Fishers' products reside in Amazon's centers only as long as it takes to move them out the door, Barnell said. Averitt has already done the heavy lifting to ensure that the stays with Amazon are as brief as possible, he added.
Averitt provides Fishers with one through bill of lading, one consolidated invoice, and one point of contact with a dedicated account manager, according to Barnell. What's more, Fishers doesn't need to hire an in-house logistics practitioner to manage the process, Barnell said.
Barnell had his pick of hundreds of freight forwarders and customs brokers, as well as an abundance of customer fulfillment centers that perform pick and pack services. However, none of the centers wanted to manage fulfillment requests for Amazon by case-pack quantities. Once Barnell realized that Averitt could provide the inbound support and the warehouse capacity to handle goods the way he wanted, he thought, "Why couldn't they be the DC?"
Fishers could have opted for a lower-cost inbound service provider than Averitt. However, Barnell was unwilling to roll the dice with a less-seasoned partner in the complex and demanding international logistics arena. Besides, the back-end savings on warehousing and LTL, as well as avoiding the payroll drag of hiring an employee to manage logistics, offset the higher front-end costs, he said.HOW IT ALL STARTED
Averitt expanded into carrier warehousing about five years ago through a long-running delivery relationship with retailing behemoth Wal-Mart Stores Inc. Because Wal-Mart's vendors—who were Averitt's customers—already held their goods at Averitt's terminals, the carrier was able to quickly move them from the warehouse to the truck. This helped Averitt consistently hit Wal-Mart's four-day "must-arrive" requirements.
The model took on more relevance after Bentonville, Ark.-based Wal-Mart compressed its delivery deadlines to one day for perishables and two days for dry goods to meet more demanding e-commerce delivery standards, according to Pierce, the Averitt executive. Through the warehousing model, Averitt successfully adjusted to the tighter windows, Pierce said.
Much was riding on Averitt's performance: Failure to meet Wal-Mart's requirements can result in a chargeback to the shipper, a ding to the shipper's compliance score, or both.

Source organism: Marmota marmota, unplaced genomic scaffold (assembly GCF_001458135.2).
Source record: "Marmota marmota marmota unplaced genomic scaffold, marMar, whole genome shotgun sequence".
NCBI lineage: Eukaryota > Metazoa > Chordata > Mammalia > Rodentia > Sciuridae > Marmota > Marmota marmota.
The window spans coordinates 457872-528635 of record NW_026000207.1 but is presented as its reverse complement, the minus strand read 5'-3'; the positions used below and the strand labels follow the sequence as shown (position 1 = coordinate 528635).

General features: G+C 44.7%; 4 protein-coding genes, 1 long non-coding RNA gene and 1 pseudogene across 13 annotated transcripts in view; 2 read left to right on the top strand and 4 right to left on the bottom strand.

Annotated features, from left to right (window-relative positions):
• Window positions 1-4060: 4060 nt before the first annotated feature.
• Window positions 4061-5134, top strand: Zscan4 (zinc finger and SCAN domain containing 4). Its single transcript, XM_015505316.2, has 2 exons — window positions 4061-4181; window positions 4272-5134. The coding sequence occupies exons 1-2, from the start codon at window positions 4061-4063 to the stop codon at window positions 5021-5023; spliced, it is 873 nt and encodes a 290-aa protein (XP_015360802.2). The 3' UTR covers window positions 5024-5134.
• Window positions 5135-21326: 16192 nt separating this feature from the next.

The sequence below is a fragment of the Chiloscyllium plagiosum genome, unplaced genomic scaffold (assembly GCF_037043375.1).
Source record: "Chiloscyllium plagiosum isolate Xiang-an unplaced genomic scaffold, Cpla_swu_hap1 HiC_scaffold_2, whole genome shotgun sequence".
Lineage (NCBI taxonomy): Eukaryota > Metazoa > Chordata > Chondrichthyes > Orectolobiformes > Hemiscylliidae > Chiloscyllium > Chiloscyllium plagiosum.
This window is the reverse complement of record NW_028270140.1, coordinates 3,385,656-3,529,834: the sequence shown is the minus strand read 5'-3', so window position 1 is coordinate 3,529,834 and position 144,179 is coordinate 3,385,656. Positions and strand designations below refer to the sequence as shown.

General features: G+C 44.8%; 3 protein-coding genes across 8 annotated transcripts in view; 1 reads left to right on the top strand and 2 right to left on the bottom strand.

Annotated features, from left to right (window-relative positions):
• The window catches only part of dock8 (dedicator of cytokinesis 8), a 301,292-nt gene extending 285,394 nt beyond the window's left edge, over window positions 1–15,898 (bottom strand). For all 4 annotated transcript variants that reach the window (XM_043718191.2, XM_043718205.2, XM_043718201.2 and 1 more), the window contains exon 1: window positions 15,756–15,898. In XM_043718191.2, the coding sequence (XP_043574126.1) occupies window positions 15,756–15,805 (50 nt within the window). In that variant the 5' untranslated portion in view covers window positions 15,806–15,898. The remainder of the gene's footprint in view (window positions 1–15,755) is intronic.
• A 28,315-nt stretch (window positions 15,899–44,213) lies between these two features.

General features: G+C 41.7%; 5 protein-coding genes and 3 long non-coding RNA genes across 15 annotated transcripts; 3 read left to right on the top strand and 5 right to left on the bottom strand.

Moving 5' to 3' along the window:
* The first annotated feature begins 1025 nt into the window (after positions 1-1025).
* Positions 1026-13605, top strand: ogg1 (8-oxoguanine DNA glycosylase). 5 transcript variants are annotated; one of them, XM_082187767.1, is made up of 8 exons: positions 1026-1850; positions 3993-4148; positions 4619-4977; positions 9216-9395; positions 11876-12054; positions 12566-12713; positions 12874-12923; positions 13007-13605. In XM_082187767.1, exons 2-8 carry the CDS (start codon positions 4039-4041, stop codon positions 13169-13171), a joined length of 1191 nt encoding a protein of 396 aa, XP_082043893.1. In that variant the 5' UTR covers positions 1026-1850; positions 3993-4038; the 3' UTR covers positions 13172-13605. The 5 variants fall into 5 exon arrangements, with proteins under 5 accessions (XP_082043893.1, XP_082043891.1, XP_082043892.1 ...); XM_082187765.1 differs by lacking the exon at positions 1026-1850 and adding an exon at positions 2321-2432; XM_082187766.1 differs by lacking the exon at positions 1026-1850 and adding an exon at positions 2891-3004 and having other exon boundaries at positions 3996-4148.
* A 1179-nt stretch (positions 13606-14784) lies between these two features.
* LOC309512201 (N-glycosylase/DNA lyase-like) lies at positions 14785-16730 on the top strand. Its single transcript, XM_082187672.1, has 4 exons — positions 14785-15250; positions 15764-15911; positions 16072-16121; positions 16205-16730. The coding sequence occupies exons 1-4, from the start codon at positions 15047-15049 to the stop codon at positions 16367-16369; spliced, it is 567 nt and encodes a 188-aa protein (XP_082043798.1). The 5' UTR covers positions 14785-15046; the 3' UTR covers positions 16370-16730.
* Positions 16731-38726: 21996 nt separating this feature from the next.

The success with Wal-Mart's vendors led Averitt to push out the solution to the broader retail market, especially with e-commerce shippers that supply to marketplaces like Amazon and independent merchants selling through their own websites, Pierce said.
The Averitt executive said the service is not designed for businesses seeking traditional long-term storage capabilities. "We are not in the storage business," he said. "But if a company is looking to use our warehousing as a way to accelerate its forward supply chain, that's where we can help."
According to Barnell, there are millions of e-merchants just like Fishers: smaller, fast-growing concerns looking to connect overseas producers with U.S. consumers, and trying to level the playing field through cost-effective services like carrier warehousing. For them, the Averitt model may be worth exploring, he said. "Averitt has been a godsend for us," he said.
About the Author
Executive Editor - News
Mark Solomon joined DC VELOCITY as senior editor in August 2008, and was promoted to his current position on January 1, 2015. He has spent more than 30 years in the transportation, logistics and supply chain management fields as a journalist and public relations professional. From 1989 to 1994, he worked in Washington as a reporter for the Journal of Commerce, covering the aviation and trucking industries, the Department of Transportation, Congress and the U.S. Supreme Court. Prior to that, he worked for Traffic World for seven years in a similar role. From 1994 to 2008, Mr. Solomon ran Media-Based Solutions, a public relations firm based in Atlanta. He graduated in 1978 with a B.A. in journalism from The American University in Washington, D.C.